My first job at Patagonia was answering the phone in customer service in 1985. After moving into product development and production, I worked here for 9 years before leaving for NYC in 1994.

I was away from Patagonia for 10 years where I worked for Polo, Nautica, and later The North Face and Obermeyer, learning how other companies manage product, sourcing, and operations. When I returned here in 2004, it was a great opportunity to “return home” and apply what I had learned.

Today, we announced The Worn Wear Mobile Tour, a cross-country mission offering free repairs on busted zippers, rips, tears, buttons, etc., to encourage our customers to make their clothes last a lifetime. Extending the life of our garments is the single most important thing we can do to lower our impact on the planet. Learn more here:

I’m here to answer your questions today about all-things Patagonia with the help of Victoria on the phone – ask me anything!


Update: I'd like to thank everyone for their questions. I think the passion is evident, throughout all the questions we've seen this morning, and we really appreciate everyone's interest in Patagonia and our efforts to offers solutions to the environmental crisis. I hope you use the Worn Wear program, and remember - if it's broke - we wanna fix it!

Comments: 124 • Responses: 29  • Date: 

stpfan116 karma

Hi Doug, tall, skinny guy here and have been a fan of your clothing for years. Has Patagonia ever looked into making Tall sizes or maybe slim fit products for men?

PatagoniaDoug12 karma

We're looking at expanding the range of fits to include tall and to include (in some cases) double extra-larges. We know that fishermen and responsible hunters even need larger sizes. And at the same time, including more short inseams - basically covering as many outdoors people as possible!

hweinberger10 karma

Doug, is Patagonia doing anything to help smaller gear manufacturers move toward 100% traceable down? Thanks, Hannah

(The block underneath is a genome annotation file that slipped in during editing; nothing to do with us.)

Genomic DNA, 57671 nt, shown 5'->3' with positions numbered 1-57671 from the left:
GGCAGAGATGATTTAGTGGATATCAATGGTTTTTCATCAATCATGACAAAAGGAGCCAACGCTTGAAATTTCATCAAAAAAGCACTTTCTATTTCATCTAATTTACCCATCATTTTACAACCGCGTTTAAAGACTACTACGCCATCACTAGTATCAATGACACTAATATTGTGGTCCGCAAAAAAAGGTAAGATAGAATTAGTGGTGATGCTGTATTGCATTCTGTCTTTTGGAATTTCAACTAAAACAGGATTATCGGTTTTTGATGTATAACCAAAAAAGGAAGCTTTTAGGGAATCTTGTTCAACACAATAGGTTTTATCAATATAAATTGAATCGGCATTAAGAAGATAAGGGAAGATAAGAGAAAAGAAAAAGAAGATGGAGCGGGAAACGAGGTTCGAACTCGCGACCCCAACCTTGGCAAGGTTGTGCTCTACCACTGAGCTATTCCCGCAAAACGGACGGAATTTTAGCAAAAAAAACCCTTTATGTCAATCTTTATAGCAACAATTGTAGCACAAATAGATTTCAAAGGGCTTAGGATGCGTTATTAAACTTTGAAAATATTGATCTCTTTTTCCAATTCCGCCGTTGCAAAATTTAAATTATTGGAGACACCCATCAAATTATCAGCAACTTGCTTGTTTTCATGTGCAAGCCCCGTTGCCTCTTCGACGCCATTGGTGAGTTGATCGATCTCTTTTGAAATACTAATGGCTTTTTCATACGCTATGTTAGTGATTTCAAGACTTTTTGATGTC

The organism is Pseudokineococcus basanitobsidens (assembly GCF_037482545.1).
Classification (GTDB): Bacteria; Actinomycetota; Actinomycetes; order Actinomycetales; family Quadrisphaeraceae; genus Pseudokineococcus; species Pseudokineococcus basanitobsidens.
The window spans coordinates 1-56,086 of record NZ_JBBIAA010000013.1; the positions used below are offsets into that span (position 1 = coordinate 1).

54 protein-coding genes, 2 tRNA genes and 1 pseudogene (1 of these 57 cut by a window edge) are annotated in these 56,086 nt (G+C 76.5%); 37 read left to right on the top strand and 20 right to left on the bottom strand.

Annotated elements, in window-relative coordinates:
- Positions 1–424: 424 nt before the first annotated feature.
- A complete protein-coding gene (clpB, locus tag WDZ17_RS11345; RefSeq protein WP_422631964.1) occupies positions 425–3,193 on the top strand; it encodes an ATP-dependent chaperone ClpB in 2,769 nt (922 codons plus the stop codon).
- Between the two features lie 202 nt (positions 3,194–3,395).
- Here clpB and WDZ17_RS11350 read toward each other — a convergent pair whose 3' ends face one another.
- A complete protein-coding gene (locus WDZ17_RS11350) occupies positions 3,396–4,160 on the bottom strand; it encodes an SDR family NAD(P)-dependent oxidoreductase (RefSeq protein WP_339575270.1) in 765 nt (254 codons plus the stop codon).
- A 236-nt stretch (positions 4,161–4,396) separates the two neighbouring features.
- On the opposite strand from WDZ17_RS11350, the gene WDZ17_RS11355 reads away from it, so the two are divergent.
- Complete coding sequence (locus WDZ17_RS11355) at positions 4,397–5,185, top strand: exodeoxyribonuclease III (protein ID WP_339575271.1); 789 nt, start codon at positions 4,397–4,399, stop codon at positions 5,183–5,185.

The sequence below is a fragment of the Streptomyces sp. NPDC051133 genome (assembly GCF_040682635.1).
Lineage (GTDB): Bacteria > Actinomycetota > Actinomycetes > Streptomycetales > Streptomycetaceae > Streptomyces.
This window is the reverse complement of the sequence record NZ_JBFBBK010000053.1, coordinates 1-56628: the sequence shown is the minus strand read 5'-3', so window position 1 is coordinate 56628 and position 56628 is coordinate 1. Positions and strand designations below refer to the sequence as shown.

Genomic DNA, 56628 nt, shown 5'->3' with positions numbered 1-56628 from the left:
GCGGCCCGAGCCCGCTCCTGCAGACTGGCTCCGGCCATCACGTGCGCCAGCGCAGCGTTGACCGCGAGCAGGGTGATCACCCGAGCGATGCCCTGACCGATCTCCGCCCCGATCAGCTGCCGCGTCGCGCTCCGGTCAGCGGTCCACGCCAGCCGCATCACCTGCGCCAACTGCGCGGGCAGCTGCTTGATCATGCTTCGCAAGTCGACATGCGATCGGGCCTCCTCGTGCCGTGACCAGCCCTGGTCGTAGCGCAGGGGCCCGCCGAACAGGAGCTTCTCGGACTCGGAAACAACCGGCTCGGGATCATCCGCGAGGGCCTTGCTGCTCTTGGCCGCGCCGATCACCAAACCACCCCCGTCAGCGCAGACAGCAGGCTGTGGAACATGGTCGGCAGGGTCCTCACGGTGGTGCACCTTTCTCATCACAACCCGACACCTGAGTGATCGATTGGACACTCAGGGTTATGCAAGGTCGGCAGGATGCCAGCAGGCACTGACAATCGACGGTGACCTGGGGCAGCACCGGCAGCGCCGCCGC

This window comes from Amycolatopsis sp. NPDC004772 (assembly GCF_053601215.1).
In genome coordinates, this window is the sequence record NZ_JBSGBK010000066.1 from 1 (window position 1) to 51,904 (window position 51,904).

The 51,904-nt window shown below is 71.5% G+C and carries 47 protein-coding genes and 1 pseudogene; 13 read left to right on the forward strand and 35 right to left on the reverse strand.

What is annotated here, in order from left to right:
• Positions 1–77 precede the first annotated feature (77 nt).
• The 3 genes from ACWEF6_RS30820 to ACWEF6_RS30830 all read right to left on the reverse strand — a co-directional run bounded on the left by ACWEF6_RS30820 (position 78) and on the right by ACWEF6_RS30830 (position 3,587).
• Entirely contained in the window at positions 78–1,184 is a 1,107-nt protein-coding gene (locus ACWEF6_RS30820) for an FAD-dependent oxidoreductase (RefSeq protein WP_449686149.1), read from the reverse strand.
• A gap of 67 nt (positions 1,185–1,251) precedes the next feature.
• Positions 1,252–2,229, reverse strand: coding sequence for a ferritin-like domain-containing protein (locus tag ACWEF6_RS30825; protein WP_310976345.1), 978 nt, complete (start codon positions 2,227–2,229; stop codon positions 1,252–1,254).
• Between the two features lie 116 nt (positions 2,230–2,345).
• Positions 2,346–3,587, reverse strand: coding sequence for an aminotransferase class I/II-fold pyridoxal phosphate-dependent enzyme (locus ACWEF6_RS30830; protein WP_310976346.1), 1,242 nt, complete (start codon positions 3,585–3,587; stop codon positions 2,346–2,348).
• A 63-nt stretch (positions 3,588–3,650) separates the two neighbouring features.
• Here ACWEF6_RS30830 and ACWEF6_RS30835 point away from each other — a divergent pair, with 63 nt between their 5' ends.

PatagoniaDoug5 karma

Well, our traceable down standard is the best example of that. We've worked really hard, in the past 3 years, to take a deep dive into the supply chain to make sure that ducks and geese are not force-fed, nor live-plucked. And we've created a toolkit for smaller manufacturers to use to ensure that their supply chains follow suit. You can see it here:

galactickevin5 karma

Seeing how global operations are not sustainable in the long term, will Patagonia ever change its practice to offer "local-only" products, i.e. certain clothing created in California, only sold in California?

PatagoniaDoug8 karma

That is often at odds with building the best quality, most durable product we can. We found that the reality of manufacturing the best product involves buying minimum order quantities for textiles, raw materials, and assembled product itself. Further, if we wanted to build a waterproof, breathable shell in California (or the US for that matter), we would be hard-pressed to find a manufacturer that could produce to our quality standards. So that leads us to find that factories around the world, where we can aggregate demand, meet factory minimums, and focus on manufacturing processes that lead to the most durable and highest quality results.

calmeyer5 karma

Hi Doug, does Patagonia actually donate money to the destruction dead-beat-dams like they claim to? What percent of company proceeds goes to charitable organizations or environment preservation organizations? Thank you for your time and reply.

PatagoniaDoug7 karma

Well, this year we gave 770 environmental groups in 16 different countries $6.6 million dollars total. Since the program began, we've given $61 million dollars away to those same grassroots organizations. Dam removal is a big priority for Patagonia, and a lot of these groups reflect that mission. And 1% of our sales revenue goes to 1% for the Planet. We're a founding member of 1% of the Planet, and we give that money away in years when we're very profitable, and in years when we're not so profitable. So no matter what, that money is given.

yodasdrunkuncle2 karma

What is the process like to apply for such a grant for a local dam removal project?

PatagoniaDoug1 karma

We'll refer you to our grant guidelines on our website - that walks you through the entire process on how to apply for a Patagonia grant, the information we need, and how to get involved:

We support grassroots activist organizations that have very specific agendas that are very locally focused. We're looking for groups that are very action-minded, and focus on specific things. The guidelines you'll see online will be very informative, and will give you a very firsthand look at things.

galactickevin5 karma

Two simple question: -Does Patagonia have any dietitians on staff, either at the Ventura campus or a part of the new Provisions food product line? -Will Patagonia ever move more jobs to the Reno location, such as computer engineering, marketing, etc?

PatagoniaDoug7 karma

We're hiring in Reno. We have all of our customer service departments on there. Our job-site online is a great way to find out about them:

We recently opened a cafe within the past year at the Reno service center. All of our employees can eat breakfast and lunch at the cafe. Some of the most popular things we've offered up in Reno. And while we don't have dietitians on-staff, we have people on-staff who are passionate about healthy food, and sustainable food.